All that's really needed is for internet communcations to be afforded the same privacy protection as other forms of communication.
In the good ol' days, the number that I phoned may have been fair game, but any conversation I held once the connection was made was considered to be private. Even if I asked the person at the other end of the line to pass the information on to other people.
In the good ol' days, the address on the envelope may have been fair game, but the content of the envelope was considered to be private. Even if the envelope contained a message and an instruction to send a copy of the message (in a similarly sealed envelope of course) to each of my friends.
So the principle appears to have been: any information that is needed by the communication service provider in order to correctly connect or route the communication is fair game, but the information thus communicated is private. Even if it contained further communication instructions for other service providers such as mail distribution services.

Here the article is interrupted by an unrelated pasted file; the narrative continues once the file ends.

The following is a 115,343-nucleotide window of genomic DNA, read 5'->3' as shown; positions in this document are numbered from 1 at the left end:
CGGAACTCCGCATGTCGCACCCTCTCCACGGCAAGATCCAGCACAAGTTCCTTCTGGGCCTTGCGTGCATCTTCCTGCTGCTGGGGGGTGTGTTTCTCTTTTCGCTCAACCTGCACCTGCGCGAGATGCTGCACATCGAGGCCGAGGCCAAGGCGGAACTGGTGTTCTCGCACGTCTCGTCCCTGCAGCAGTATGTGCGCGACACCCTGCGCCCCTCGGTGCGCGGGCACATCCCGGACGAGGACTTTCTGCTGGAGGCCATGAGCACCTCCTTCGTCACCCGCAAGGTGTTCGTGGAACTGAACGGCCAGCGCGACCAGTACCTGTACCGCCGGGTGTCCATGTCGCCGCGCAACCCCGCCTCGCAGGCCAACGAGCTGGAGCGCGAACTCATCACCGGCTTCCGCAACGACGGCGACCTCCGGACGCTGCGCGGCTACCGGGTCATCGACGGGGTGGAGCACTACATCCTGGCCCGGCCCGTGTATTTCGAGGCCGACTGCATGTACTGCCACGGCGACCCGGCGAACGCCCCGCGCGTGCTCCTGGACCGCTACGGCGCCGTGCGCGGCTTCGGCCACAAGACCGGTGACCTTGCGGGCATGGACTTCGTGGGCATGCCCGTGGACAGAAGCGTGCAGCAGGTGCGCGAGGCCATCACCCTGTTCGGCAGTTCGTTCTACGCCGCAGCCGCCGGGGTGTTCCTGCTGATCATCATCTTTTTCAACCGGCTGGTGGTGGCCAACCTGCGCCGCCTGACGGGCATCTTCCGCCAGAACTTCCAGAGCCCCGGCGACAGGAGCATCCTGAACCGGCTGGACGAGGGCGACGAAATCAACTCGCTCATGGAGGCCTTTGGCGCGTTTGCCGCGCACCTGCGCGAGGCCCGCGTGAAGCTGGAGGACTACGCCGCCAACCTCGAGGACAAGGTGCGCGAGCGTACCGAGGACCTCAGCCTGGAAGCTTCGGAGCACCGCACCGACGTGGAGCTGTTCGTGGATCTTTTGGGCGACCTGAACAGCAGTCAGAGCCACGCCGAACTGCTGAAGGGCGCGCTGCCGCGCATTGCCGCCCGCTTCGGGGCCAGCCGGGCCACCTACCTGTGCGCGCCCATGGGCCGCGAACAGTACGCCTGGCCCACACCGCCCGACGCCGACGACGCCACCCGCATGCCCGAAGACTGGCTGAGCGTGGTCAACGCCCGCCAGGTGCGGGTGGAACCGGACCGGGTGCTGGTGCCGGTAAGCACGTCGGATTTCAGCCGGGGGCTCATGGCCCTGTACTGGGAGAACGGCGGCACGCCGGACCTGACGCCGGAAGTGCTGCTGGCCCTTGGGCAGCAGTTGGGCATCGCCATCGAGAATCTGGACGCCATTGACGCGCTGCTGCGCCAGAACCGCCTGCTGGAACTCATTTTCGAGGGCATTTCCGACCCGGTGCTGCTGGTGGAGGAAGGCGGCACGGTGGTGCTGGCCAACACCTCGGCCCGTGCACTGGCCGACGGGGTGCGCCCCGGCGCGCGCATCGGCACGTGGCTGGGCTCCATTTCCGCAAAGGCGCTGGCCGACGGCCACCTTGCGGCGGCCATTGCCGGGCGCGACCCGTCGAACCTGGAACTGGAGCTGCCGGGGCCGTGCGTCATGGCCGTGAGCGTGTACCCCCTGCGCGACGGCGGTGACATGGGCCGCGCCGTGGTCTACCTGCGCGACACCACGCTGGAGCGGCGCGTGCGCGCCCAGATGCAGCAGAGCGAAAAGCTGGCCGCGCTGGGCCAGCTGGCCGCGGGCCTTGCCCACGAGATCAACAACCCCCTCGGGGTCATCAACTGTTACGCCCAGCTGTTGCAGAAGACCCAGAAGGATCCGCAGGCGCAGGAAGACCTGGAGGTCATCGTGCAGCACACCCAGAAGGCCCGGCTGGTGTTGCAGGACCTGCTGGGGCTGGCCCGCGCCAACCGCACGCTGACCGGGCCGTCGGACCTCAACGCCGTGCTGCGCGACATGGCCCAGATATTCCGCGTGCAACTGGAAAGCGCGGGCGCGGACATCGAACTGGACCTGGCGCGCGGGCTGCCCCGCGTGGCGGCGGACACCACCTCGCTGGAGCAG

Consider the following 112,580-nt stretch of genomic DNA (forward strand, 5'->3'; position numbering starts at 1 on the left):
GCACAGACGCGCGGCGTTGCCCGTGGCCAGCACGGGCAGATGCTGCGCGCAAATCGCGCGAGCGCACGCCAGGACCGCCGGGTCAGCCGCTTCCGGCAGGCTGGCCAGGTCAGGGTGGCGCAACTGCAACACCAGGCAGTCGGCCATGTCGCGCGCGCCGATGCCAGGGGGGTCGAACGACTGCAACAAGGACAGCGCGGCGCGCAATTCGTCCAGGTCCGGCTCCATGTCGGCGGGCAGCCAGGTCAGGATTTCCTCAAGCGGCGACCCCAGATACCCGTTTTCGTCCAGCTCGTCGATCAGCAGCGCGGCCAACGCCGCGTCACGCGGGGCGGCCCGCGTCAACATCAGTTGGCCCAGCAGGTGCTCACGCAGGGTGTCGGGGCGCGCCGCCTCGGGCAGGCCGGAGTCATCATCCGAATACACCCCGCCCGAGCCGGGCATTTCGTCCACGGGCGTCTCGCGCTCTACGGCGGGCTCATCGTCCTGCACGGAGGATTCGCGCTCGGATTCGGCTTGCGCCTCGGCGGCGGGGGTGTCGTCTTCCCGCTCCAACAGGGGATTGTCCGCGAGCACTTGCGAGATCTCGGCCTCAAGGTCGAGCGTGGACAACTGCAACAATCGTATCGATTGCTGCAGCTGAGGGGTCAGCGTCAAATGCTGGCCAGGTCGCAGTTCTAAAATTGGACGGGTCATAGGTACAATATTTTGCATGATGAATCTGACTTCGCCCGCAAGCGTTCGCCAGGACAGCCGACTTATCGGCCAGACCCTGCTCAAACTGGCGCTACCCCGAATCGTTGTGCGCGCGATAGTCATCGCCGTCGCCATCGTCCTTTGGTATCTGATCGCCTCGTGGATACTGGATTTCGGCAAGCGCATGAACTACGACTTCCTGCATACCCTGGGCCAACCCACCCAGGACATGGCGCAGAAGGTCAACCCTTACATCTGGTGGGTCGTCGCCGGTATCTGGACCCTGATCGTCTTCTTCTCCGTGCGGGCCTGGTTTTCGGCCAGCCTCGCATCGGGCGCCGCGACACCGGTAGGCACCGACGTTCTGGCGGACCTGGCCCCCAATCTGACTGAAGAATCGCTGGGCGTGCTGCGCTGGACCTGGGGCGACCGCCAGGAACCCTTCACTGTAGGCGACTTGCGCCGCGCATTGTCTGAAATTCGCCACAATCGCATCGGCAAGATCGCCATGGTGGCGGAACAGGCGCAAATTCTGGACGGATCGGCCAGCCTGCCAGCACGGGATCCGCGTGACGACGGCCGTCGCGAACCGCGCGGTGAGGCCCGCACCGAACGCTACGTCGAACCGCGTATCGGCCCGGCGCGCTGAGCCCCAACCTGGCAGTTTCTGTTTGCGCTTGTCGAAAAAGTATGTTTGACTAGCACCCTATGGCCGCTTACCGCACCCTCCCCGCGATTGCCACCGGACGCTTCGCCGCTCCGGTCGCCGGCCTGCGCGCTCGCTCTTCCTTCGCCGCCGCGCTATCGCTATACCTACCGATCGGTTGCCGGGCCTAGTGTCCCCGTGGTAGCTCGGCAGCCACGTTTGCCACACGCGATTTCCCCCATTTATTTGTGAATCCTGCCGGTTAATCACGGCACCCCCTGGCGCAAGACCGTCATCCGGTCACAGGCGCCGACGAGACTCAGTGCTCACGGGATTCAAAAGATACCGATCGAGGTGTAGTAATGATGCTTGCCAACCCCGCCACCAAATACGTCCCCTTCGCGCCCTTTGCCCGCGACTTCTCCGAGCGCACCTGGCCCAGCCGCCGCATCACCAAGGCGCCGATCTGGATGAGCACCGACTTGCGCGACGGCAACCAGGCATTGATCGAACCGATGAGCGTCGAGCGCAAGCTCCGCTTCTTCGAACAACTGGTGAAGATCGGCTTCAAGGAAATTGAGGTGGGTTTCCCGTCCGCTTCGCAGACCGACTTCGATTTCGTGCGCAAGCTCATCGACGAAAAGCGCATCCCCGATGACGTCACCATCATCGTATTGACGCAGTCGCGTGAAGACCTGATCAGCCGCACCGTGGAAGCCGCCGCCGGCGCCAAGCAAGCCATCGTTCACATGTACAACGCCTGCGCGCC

Unfortunately it seems to have become the unchallenged norm that internet communications are not subject to the same privacy principles. If they were, then the only "fair game" part of the protocol would be the TCP/IP headers - IP addresses, port numbers, etc. The contents of the frames (be it IMAP, SMTP, HTTP or whatever) is part of the information content of the communication and (under the good ol' principles) should be considered private. It is not (or at least should not) be used by the communication provider in order to connect or route the communication.
So we don't really need any new definitions of privacy and whatever. All we really need is that the law observes the old principles correctly.
One of the interesting effects of universal encryption of communication is that it enforces the same level of privacy that's applied to other forms of communication. We need to point out to law enforcements and lawmakers that the use of encryption does not conceal anything that would not have been concealed in traditional communication.